We all have those days when we can't decide what to wear. We stand in front of our closet for hours, trying to piece together an outfit that represents our personality but also looks good.
The same thing can happen when we're trying to choose between two exercises — the front squat and the back squat. So how do you decide which one is right for you? Let's take a keen look at the pros and cons of each exercise to help make your decision a little easier.
What are Front Squats Good for?
When it comes to squats, there are a lot of different variations that you can do. But when it comes to front squats, what are they good for? Well, for starters, front squats are great for targeting your quads.
And if you’re someone who struggles with ankle range of motion, then front squats are a great option for you. Because the weight is in-front of you, you can push your centre of mass further back creating more mid-foot pressure when squatting. Additionally, front squats are also great for improving your posture since you have to keep your chest and shoulders back when doing them.
So if you want to improve your lower body strength and build bigger quads, then front squats are the way to go. To do the front squat,
- Start by holding a barbell on your front side and carefully rest it on your shoulders.
- Engage your fingers in an underhand grasp right outside your shoulders and push your elbow vertically toward the ceiling.
- Start squatting by beginning the movement with your hips, bending the knees, and then dropping your hips towards the ground.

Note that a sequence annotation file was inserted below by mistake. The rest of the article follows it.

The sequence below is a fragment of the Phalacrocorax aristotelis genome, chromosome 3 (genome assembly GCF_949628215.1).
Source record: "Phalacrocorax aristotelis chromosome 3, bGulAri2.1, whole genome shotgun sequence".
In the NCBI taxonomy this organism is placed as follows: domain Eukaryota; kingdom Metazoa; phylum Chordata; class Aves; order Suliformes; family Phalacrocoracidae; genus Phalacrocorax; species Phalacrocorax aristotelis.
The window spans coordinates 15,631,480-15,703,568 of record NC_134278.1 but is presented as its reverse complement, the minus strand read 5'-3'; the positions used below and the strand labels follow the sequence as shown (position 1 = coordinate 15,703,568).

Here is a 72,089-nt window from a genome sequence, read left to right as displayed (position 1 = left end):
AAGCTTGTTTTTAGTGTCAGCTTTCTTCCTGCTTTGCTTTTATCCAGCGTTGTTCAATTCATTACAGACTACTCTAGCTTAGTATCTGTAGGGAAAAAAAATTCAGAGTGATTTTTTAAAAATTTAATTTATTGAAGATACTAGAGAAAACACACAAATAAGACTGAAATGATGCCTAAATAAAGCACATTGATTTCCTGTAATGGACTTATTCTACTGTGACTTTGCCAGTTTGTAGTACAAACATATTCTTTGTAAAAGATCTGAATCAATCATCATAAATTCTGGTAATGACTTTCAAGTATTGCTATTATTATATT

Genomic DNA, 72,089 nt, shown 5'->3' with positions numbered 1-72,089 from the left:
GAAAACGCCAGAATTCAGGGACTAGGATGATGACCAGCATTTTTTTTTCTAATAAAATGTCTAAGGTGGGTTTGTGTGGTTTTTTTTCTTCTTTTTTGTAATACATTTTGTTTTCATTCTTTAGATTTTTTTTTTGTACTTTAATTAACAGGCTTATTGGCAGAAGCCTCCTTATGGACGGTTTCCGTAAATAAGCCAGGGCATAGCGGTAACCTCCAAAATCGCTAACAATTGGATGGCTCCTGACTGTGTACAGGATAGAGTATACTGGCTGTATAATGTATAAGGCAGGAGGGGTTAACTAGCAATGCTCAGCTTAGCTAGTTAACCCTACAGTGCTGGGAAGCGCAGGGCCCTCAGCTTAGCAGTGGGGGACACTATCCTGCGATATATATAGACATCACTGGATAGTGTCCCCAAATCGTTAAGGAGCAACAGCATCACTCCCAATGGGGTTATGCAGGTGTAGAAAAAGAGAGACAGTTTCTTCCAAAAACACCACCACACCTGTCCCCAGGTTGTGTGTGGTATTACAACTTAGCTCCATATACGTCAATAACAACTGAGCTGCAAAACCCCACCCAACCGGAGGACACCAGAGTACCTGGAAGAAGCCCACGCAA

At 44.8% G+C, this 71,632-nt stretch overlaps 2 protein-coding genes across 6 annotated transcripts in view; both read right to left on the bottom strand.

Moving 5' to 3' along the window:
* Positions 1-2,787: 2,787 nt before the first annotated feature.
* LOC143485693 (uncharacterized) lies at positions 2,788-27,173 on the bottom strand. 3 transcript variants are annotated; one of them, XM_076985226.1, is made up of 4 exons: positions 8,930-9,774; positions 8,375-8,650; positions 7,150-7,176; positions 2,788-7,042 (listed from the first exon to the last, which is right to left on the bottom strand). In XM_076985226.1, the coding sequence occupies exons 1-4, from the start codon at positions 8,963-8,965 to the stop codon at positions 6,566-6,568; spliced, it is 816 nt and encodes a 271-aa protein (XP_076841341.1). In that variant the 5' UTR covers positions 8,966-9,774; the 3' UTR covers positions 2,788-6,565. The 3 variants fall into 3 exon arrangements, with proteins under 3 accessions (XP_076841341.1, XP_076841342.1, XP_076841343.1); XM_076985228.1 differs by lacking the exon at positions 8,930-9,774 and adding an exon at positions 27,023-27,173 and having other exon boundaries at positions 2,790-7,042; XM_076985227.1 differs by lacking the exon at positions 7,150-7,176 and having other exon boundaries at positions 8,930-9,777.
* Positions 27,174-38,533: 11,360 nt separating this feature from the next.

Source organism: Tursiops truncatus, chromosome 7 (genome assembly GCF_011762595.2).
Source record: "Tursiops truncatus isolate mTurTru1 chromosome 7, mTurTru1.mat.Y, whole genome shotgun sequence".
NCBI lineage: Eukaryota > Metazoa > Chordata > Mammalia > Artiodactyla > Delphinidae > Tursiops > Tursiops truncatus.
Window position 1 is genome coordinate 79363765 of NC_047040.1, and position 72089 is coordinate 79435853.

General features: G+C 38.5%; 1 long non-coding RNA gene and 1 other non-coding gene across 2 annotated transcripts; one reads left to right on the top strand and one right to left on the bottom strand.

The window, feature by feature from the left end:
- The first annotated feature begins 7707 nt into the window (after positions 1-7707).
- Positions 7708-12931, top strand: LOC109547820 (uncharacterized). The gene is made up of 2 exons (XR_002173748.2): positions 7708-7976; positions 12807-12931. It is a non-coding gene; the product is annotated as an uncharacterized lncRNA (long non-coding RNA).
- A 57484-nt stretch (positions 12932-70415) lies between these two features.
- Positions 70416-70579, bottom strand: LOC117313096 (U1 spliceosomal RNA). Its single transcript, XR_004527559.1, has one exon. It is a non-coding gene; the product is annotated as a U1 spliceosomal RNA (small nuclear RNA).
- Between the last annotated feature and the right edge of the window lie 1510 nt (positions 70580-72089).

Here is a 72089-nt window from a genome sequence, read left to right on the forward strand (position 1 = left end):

- To perform an error-free front squat, ensure that your chest stays up and your knees fall out.
- Stay upright so the weight doesn't fall forward.
What is the Purpose of a Back Squat?
It allows you to safely and effectively increase the amount of weight you are lifting, as well as improve your form. The back squat also targets the quads, hamstrings, and glutes, making it an ideal exercise for building lower body strength.
In addition, the back squat can help improve your mobility and range of motion. Keeping your spine in a neutral position and using a wider stance can increase your mobility and reduce your risk of injury.
As a result, the back squat is an essential exercise for any weightlifter looking to improve their strength, size, and form. To do the back squat,
- Start by holding the barbell behind your head and resting it on your shoulder traps.
- Stand with your feet shoulder-width apart, toes vaguely pointed out, and chest raised.
- Now sit back into your hips, bending your knees and dropping your hips towards the ground. Make sure you push your knees out, and your gaze stays in front.
- Finally, when your thighs get parallel to the ground, hold yourself for a moment and then stand up, pushing through your whole foot back to start.
Do They Work the Same Muscles?
You could say that both types of squats work the same muscles because they are, well, squats. But that would be like saying that all animals are the same because they're all animals. A cat and an elephant are both animals, but they're not exactly alike, now are they? The same can be said of front squats and back squats.
They both work the quads, glutes, and hamstrings, but in different ways. For example, front squats place more emphasis on the quads, while back squats target the glutes and hamstrings more.